Humans of New York creator Brandon Stanton took six years to graduate from the University of Georgia, got fired from a bond trading position in Chicago, and self-identifies as a “horrible photographer.”
But despite all of this, Stanton’s project, a “photographic census” of New York City started in 2010, now boasts more than 12 million followers on Facebook, and throughout the past few months, Stanton has been able to take Humans of New York on a 50-day, 10-country trip sponsored by the United Nations, to the top of the New York Times nonfiction bestseller list, and, just last week, to the Oval Office.
“One of the amazing things that I think about Humans of New York is that I didn’t have a Harvard degree. I lost my job, I didn’t have photography experience, but I was willing to work hard,” Stanton said during his appearance at a John F. Kennedy Jr. Forum hosted by Harvard’s Institute of Politics on Wednesday night. “I’m a horrible photographer. I’m almost proud of it because it shows what anyone’s capable of doing—that there’s power in the concept, power in the idea.”
Stanton’s appearance at the forum, a tribute to JFK that serves as the university’s premier arena for political speech, discussion, and debate, came just a few weeks after he began raising money to send kids from the Mott Hall Bridges Academy, located in a crime-ridden neighborhood of Brooklyn, on annual trips to Harvard.
I’m a horrible photographer. I’m almost proud of it because it shows what anyone’s capable of doing—that there’s power in the concept, power in the idea.
Last month, while he was out and about photographing for his blog, Stanton met Vidal Chastanet, a 13-year-old student from MHBA, which then prompted a meeting with principal Nadia Lopez, whom Chastanet has named as the most influential person in his life. After brainstorming with Lopez, Stanton began an Indiegogo campaign, which closed two days ago and raised more than $1.4 million that will fund Harvard trips, summer programming, and scholarships for MHBA students. Last week, Stanton, Chastanet, and Lopez made a trip to the White House to meet President Obama, who had been inspired by their story.
Stanton plans to return to Harvard soon, this time with Lopez and her MHBA students in tow. But standing in front of the audience at the forum on Wednesday night, many of them freshmen at the university, Stanton warned them not to rely solely on the prestige of their education.
“I would say that the Harvard degree that you’re going to get will be less valuable than it ever has been before. The playing field is being leveled to put the tools and power in the hands of people that would never have achieved this success before,” he said. “However, the work ethic and the smarts that you guys had that got you into this school will be more valuable than ever because you will now have the tools to shape your lives to where you don’t have to worry about going to cocktail parties and meeting the important people or making the right connections and getting venture capital funding.”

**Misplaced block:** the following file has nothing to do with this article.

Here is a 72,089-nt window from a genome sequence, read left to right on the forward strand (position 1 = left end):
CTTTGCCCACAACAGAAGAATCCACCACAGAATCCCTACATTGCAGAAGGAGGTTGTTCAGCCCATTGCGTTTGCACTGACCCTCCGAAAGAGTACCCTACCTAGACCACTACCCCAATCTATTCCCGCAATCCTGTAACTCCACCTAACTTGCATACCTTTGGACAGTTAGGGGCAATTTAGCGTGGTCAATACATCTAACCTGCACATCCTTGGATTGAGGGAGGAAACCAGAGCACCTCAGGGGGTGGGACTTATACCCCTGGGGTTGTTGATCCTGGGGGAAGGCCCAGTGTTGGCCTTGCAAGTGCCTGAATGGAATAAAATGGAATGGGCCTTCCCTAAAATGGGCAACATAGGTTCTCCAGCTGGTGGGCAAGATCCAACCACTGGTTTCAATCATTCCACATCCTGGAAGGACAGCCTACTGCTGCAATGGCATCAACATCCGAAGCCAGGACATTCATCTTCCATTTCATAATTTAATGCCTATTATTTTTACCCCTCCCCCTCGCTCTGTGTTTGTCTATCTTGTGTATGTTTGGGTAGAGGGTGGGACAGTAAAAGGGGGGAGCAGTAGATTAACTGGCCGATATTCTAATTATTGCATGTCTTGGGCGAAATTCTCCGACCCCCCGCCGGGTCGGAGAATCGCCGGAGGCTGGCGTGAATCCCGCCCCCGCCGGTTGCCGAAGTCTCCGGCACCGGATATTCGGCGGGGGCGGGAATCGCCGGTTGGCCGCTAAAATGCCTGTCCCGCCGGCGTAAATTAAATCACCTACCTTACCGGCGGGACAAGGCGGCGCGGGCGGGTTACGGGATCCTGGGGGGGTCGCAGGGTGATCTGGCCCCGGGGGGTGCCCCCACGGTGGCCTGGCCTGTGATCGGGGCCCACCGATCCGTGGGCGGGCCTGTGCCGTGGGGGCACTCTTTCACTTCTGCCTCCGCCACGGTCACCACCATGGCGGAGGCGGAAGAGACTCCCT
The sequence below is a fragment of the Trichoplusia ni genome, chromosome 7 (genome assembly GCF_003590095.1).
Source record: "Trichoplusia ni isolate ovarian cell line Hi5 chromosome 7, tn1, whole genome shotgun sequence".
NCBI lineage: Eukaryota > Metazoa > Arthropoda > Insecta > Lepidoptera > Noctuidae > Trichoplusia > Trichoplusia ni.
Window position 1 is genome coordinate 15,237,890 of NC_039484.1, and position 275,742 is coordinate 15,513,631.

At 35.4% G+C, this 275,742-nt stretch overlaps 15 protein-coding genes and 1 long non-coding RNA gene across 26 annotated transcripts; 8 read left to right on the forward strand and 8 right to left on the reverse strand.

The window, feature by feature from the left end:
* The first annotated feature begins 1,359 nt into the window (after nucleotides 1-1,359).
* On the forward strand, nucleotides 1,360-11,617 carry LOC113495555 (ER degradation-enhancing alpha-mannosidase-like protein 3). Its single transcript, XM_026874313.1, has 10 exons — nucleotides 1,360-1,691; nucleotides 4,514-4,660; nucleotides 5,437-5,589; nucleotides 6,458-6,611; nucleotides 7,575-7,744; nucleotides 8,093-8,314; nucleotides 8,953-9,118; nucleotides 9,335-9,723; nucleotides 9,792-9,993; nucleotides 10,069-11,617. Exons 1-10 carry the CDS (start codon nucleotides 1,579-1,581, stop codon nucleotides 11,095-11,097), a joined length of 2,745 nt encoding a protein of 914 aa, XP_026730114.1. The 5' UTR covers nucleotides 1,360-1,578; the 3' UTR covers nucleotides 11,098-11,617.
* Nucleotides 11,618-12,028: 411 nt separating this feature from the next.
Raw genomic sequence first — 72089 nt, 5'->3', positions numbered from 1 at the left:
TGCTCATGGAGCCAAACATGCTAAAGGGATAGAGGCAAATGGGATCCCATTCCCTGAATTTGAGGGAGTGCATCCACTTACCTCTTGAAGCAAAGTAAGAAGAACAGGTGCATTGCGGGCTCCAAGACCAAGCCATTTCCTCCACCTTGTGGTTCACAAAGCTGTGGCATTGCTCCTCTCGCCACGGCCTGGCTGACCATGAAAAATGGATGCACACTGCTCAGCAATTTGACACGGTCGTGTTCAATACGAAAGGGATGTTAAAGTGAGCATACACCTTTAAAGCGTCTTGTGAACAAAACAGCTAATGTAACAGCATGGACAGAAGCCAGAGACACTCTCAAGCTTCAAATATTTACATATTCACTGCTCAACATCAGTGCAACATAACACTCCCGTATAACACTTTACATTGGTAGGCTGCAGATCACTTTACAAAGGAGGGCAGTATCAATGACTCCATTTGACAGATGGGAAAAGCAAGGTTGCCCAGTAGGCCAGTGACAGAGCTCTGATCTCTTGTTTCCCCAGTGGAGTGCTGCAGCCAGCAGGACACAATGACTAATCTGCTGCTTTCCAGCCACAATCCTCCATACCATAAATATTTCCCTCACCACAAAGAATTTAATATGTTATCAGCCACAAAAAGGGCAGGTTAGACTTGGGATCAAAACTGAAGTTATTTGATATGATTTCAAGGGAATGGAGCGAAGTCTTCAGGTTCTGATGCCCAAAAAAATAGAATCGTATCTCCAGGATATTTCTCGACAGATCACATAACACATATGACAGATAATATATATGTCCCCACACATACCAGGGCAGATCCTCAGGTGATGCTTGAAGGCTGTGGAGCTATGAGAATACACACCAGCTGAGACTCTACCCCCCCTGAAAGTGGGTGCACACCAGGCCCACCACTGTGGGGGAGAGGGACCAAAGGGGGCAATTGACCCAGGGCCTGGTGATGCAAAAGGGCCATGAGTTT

Stanton outlined the progression of Humans of New York from a personal project to a cultural phenomenon, highlighting not only the highs, but also the lows along the way. Early on in the blog’s life, for example, Stanton had photographed a Sudanese woman and a Hassidic Jewish man standing together on a subway platform, attracted by a visual that encapsulated the diversity of New York City. Afterward, the man had leaned in and whispered in the woman’s ear, prompting an angry response. The man had hurried away, and the woman told Stanton that he had tried to proposition her with money. With the woman’s encouragement, Stanton posted the photograph and the accompanying story on his blog, sending out what he thought was a positive social message against harassment.
But later that night, Stanton received an email informing him that the man in the photograph had been shamed from his community, and that his son had tried to kill himself. Things only got worse when he tried to take the photo down, which spurred negative commentary from the feminist community. All in all, it was a learning experience.
“From that moment I realized that I, with the power that I have and the amount of people following me, could not try somebody on my blog,” Stanton said. “I could not accuse somebody of a crime without knowing all the facts and then just throw it to 12 million people.”
Instead, Stanton honed in on what now makes the project resonate so well with people—offering glimpses into strangers’ lives.
“I take each person, and I always say, ‘I want a story from this person that I haven’t heard from anybody else,'” he said. “My goal in all of this is a moment of authenticity.”
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